Assemblyman James Ramos (D-Highland) amended his Assembly Bill 247 to add and repeal Section 1714.28 of the Civil Code. The bill would provide immunity from civil liability to small business and nonprofit organizations during the COVID-19 emergency.
Section One would provide nine legislative findings and declarations such as improving business confidence to operate, and that small businesses are the backbone of the state’s economy. Nonprofit organizations also play a vital role in building healthy communities. In addition, California has recognized the need for protection from civil liability during times of crisis and so it is the intent of the Legislature to protect small businesses and nonprofit organizations, which continue to make significant contributions to economic development during these unprecedented times caused by the COVID-19 state of emergency.
Section Two of the bill would add Civil Code Section 1714.28 to prohibit a small business or nonprofit organization from being liable for an injury or illness to a consumer due to coronavirus (COVID-19) based on a claim that the consumer contracted COVID-19 while at that small business or nonprofit organization, or due to the actions of that small business or nonprofit organization. The relief from liability would be available if the small business or nonprofit organization has implemented and substantially complied with all applicable state and local health laws, regulations, and protocols.
However, this relief from liability would not apply if the injury or illness resulted from a grossly negligent act or omission, willful or wanton misconduct, or unlawful discrimination by the business or nonprofit organization or an employee of the business or nonprofit organization. In addition, the relief from liability would only apply until termination of the state of emergency relating to the COVID-19 pandemic, regardless of when the claim is filed.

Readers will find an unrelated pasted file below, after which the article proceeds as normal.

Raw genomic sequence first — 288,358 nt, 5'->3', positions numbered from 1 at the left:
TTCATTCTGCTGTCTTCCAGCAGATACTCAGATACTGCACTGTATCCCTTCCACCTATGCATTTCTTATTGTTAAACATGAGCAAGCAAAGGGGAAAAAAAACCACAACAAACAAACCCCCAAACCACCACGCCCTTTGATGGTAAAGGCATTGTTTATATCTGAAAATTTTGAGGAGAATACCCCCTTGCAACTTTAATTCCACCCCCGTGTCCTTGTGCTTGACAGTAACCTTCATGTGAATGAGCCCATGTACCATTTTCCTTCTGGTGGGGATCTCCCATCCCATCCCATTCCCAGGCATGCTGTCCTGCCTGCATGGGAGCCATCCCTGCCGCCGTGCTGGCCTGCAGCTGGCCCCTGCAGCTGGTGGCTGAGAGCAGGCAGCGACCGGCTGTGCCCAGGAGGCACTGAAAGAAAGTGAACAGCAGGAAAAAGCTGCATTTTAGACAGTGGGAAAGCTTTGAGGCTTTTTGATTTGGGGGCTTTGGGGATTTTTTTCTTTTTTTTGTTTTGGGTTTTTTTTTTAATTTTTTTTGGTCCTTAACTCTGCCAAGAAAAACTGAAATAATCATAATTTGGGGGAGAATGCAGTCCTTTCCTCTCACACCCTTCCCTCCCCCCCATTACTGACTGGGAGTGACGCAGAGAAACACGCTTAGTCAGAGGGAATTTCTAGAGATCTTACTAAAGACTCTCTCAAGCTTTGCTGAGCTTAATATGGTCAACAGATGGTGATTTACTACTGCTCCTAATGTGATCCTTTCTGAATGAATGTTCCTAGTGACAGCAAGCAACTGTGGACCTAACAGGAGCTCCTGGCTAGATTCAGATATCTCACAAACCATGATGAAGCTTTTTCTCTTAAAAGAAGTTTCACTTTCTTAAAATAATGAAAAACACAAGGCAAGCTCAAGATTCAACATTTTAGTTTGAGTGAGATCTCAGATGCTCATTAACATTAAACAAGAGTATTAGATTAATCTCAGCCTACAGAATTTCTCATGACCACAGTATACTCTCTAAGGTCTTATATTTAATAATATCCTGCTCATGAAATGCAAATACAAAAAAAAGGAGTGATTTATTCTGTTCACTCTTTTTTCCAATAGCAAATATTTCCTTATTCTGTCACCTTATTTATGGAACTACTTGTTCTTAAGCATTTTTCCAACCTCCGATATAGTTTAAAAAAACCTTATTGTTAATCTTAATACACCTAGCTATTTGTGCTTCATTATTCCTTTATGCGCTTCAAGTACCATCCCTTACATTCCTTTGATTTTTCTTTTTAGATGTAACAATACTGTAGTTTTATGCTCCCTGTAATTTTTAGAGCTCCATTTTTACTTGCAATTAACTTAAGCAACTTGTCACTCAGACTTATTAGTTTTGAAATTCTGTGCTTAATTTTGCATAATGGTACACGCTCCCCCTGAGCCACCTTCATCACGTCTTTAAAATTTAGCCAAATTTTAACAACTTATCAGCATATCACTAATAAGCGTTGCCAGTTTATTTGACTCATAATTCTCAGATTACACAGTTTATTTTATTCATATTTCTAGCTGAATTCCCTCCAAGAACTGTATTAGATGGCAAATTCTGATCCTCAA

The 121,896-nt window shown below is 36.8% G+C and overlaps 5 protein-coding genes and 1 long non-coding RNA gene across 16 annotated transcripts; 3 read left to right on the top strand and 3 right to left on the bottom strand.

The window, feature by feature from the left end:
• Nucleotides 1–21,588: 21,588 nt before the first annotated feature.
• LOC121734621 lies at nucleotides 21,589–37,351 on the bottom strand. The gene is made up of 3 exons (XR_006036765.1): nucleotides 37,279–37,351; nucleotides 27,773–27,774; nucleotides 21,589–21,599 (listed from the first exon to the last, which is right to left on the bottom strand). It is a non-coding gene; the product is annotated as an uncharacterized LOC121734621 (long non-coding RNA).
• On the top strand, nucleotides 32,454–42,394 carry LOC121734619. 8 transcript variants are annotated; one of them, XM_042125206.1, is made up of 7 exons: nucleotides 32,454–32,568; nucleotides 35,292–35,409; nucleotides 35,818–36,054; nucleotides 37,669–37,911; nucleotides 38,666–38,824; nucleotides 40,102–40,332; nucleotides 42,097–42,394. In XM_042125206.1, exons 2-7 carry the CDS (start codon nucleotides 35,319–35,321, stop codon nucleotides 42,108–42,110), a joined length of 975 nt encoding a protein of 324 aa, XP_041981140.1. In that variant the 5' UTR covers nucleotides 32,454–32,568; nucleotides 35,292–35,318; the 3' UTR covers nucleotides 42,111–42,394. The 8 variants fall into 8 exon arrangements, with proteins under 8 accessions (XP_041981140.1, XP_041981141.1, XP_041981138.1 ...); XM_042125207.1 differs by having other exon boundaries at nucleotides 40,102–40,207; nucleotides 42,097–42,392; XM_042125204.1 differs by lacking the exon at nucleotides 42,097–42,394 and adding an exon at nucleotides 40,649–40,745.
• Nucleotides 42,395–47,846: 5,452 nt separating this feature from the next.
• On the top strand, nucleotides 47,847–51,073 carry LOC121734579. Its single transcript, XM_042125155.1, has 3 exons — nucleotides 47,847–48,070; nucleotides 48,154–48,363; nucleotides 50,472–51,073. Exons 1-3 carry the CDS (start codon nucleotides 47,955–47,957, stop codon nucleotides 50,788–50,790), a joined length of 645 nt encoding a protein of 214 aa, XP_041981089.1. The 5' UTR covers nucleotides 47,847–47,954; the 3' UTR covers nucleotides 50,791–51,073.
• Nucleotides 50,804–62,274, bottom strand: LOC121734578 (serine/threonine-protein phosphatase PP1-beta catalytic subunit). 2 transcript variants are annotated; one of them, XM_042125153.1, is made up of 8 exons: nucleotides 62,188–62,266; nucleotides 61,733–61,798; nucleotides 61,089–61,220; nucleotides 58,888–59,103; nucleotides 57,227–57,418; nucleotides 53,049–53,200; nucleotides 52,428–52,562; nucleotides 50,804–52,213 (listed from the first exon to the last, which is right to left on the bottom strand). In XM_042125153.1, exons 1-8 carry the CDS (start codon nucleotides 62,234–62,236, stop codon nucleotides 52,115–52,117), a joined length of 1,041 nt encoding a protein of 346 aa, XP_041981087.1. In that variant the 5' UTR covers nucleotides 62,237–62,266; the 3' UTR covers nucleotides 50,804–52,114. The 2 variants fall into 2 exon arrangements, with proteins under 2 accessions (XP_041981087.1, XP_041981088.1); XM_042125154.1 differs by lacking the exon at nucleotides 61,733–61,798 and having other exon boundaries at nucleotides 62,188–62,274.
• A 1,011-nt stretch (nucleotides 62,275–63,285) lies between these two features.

This new law would define the following terms:
- “Consumer” would mean any individual who seeks or acquires, by purchase or lease, any goods, services, money, or credit for personal, family, or household purposes and includes a person who obtains services from a nonprofit organization.
- “Nonprofit organization” would mean a nonprofit organization that is exempt from taxation as an organization described in Section 501(c)(3) of the Internal Revenue Code and that has 100 or fewer employees.
- “Services” would not include any service provided through a nursing home, residential care facility, assisted living facility, or other facility subject to the California Community Care Facilities Act.
- “Small business” to mean a business with 100 or fewer employees.
Finally, the new section of law would only remain in effect only until January 1, 2023, and as of that date would be repealed. The bill is expected to be heard in its first policy committee in April.
- What Is ‘Batching’ of Bills in the California Legislature - May 27, 2022
- What Are Legislative Committee Bills? - May 26, 2022
- How Many Total Regulations Are in California’s Code of Regulations? - May 23, 2022